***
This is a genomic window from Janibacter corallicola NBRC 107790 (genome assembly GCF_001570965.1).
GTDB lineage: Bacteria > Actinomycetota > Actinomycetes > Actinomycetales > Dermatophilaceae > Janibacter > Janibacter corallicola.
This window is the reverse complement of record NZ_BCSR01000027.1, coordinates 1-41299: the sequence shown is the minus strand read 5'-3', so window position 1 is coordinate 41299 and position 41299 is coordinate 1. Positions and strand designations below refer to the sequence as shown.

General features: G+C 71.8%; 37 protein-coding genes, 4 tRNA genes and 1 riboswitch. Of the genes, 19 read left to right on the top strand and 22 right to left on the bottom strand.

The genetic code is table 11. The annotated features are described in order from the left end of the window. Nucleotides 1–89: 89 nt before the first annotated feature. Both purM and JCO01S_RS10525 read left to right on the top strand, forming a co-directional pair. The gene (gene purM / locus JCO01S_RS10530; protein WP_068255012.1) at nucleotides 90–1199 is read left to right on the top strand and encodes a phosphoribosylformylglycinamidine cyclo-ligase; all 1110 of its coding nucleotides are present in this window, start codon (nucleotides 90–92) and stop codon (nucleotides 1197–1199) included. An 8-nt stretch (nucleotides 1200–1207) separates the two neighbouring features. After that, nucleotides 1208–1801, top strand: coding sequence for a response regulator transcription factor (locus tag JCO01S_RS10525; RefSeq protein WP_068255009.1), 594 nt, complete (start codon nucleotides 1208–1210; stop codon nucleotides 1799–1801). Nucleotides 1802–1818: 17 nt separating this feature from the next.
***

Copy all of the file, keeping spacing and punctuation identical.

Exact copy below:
This is a genomic window from Janibacter corallicola NBRC 107790 (genome assembly GCF_001570965.1).
GTDB lineage: Bacteria > Actinomycetota > Actinomycetes > Actinomycetales > Dermatophilaceae > Janibacter > Janibacter corallicola.
This window is the reverse complement of record NZ_BCSR01000027.1, coordinates 1-41299: the sequence shown is the minus strand read 5'-3', so window position 1 is coordinate 41299 and position 41299 is coordinate 1. Positions and strand designations below refer to the sequence as shown.

General features: G+C 71.8%; 37 protein-coding genes, 4 tRNA genes and 1 riboswitch. Of the genes, 19 read left to right on the top strand and 22 right to left on the bottom strand.

The genetic code is table 11. The annotated features are described in order from the left end of the window. Nucleotides 1–89: 89 nt before the first annotated feature. Both purM and JCO01S_RS10525 read left to right on the top strand, forming a co-directional pair. The gene (gene purM / locus JCO01S_RS10530; protein WP_068255012.1) at nucleotides 90–1199 is read left to right on the top strand and encodes a phosphoribosylformylglycinamidine cyclo-ligase; all 1110 of its coding nucleotides are present in this window, start codon (nucleotides 90–92) and stop codon (nucleotides 1197–1199) included. An 8-nt stretch (nucleotides 1200–1207) separates the two neighbouring features. After that, nucleotides 1208–1801, top strand: coding sequence for a response regulator transcription factor (locus tag JCO01S_RS10525; RefSeq protein WP_068255009.1), 594 nt, complete (start codon nucleotides 1208–1210; stop codon nucleotides 1799–1801). Nucleotides 1802–1818: 17 nt separating this feature from the next.